This readable yet comprehensive work covers an array of issues from the essential outward aspects of paying charity, to the inward aspects of the state of the heart during the fast and how to humble oneself completely. As a practical, yet profound book, it is an indispensable guide for Muslims who seek a deeper comprehension of these two fundamental practices for Muslims, and for all those interested in understanding the meaning and role of charity and fasting in Islam.

7. Book 7 – In the Mysteries of the Pilgrimage (Kitāb asrār al-ḥajj), book 7 of the forty books of the Revival of the Religious Sciences (Iḥyāʾ ʿulūm al-dīn), Abū Ḥāmid al-Ghazālī discusses the fundamentals of the pilgrimage, including its pillars, preconditions, and obligations. The book begins with an introduction on the merits of the pilgrimage and its rewards. Al-Ghazālī explains the Qurʾānic statement announcing the pilgrimage: And proclaim to the people the pilgrimage; they will come to you on foot and on every lean camel; they will come from every distant pass—that they may witness benefits for themselves and mention the name of God on known days [22:27–28].

8. Book 16 – In The Proprieties of Retreat (Kitab adab al-‘uzla, Book 16 of The Revival of the Religious Sciences) al-Ghazali addresses the question of whether it is better to engage in social intercourse (al-mukhalata) or remove oneself from society to focus on perfecting one’s relation to God. He takes us through the numerous benefits and dangers of seclusion while laying out the rules to guide the one who chooses this option. He explains that although it depends on many factors, the most important is the person’s intention and purpose for going into seclusion. If it is not done for the sole purpose of drawing near to God, seclusion becomes a harmful path of self-deceit.

9. Book 20 – In the Book of Prophetic Ethics and the Courtesies of Living (Kitab Adab al ma’isha wa-akhlaq al-nubuwwa), book 20 of the forty books which compose the Revival of the Religious Sciences (Ihya’ ‘ulum al-din), Abu hamid al-Ghazali gives a full account of the customs and character of the Messenger of God, Muhammad. It is not a biography of Muhammad (peace and blessing of God be upon him) but a roadmap for those who want to strengthen their faith, increase their knowledge and deepen their understanding of the second part of the testimony of faith, namely the first pillar of Islam.

10. Book 24 –  In the Banes of the Tongue, Imām al-Ghazālī divides up the banes, or defects, of the tongue from the least to the most offensive. These include seemingly mundane acts, such as speaking about what is not our concern or pretentious speech, to more serious defects such as using obscene words, cursing, ridiculing others, lying, and gossip.  Al-Ghazālī carefully defines each defect and analyzes both its psychological and spiritual dimensions. He offers examples of how these banes manifest themselves in behavior, highlighting their effects on others, while outlining the consequences for the soul. Finally, he offers practical suggestions for eliminating these banes, and stresses the devastating nature of their consequences, both in this life and in the next.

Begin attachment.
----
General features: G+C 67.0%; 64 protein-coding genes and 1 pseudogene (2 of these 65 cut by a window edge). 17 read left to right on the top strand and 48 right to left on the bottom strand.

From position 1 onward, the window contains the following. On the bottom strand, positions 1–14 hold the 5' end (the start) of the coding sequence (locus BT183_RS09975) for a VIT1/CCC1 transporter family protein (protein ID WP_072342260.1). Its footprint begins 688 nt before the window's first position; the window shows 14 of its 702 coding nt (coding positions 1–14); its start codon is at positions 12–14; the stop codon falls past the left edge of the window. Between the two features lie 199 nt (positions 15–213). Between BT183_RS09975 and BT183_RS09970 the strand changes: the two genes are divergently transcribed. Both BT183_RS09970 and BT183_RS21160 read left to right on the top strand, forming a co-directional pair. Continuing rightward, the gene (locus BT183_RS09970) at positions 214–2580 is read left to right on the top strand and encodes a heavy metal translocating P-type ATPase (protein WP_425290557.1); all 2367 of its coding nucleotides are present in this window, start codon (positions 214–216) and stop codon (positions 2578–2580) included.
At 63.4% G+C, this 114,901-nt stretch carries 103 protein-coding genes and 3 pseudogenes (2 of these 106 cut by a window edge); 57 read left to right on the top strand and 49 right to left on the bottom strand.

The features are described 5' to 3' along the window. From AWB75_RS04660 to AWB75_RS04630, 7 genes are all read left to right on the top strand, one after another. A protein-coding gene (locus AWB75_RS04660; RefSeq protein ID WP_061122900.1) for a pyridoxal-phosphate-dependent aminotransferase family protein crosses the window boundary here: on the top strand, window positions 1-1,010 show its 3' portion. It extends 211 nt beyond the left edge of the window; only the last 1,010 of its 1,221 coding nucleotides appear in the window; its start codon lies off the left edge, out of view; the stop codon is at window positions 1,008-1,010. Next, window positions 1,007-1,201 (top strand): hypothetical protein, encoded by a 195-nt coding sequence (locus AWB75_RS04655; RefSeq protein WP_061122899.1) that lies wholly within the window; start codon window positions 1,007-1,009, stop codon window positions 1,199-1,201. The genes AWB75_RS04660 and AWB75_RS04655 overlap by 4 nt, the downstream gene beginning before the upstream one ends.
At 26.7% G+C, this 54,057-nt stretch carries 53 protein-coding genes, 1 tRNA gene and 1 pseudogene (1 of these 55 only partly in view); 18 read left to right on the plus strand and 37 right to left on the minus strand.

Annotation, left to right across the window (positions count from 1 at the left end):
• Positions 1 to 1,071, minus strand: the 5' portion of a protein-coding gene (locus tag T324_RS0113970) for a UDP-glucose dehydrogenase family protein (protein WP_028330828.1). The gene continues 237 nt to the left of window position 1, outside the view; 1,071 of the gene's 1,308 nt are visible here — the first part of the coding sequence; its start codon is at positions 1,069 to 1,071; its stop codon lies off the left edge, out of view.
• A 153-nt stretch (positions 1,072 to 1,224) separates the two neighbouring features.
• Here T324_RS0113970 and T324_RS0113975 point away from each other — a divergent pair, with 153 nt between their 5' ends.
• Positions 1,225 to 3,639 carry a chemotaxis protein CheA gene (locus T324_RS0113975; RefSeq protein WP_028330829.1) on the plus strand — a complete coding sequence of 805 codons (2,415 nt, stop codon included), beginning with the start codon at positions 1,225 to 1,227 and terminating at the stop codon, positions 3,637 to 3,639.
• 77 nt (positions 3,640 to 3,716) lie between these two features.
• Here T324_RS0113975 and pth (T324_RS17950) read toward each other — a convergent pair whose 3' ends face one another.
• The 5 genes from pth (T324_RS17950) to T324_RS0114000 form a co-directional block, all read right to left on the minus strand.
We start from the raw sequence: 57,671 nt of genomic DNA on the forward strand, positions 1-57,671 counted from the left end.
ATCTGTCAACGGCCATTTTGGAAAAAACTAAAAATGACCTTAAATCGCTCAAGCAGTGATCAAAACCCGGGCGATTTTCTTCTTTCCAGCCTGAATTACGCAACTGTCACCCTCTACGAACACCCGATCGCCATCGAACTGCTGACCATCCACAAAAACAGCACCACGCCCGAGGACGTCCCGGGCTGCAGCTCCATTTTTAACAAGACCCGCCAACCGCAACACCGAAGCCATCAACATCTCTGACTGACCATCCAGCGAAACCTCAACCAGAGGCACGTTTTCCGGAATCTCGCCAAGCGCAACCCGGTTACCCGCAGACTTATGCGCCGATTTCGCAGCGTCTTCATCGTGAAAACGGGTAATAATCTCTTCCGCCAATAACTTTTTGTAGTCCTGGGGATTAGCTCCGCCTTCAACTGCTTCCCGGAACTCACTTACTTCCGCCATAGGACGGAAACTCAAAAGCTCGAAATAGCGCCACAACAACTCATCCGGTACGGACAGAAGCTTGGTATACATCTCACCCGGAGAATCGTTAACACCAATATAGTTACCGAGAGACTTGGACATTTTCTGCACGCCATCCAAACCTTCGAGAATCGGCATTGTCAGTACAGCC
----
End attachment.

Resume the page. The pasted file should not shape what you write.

11. Book 26 – The Censure of This World (Kitab Dhamm al-dunya) is book 26 of the forty books of the Revival of the Religious Sciences (Iḥyāʾ ʿulūm al-dīn). It is the first of five books that censure specific perils, the others being The Censure of Greed and the Love of Wealth; The Censure of Fame and Hypocritical Ostentation; The Censure of Pride and Vanity; and The Censure of Deceit. This book covers the broadest topic; namely this world, while the following books delve into specific traits. Al-Ghazālī approaches the topic of this world from the widest possible perspective; that being, the extent of our existence in this world relative to pre-eternity and the eternity of the hereafter. Although our lives here are minute in terms of existence, this time and our choices are crucial to our fate in the next life.

12. Book 39 – In the Book of Contemplation (Kitab al-Tafakkur), Book 39 of the Revival of the Religious Sciences, Ghazali explains the nature and importance of contemplation, or reflection, as an act that enriches the thinking person with increased knowledge of, and wonder at, the Creator and His creation. In Part 1, the author defines and introduces the subject, explaining its importance with reference to the Qur’an, Hadiths, and sayings of wise and pious Muslims. In Part 2, he expounds his own highly original views as to the nature and fruits of contemplation. Part 3 offers detailed guidance as to the most appropriate and beneficial subjects for reflection, some relating to human traits and actions and others to Divine Attributes and Actions. In Part 4, Ghazali explores in detail aspects of God’s creation, which, when viewed with an observant eye and considered with a worshipful heart, are full of wonders and offer inexhaustible scope for reflection – from the artistry of the spider and bee to the unimaginable vastness of the heavens, which themselves are dwarfed by what lies beyond them.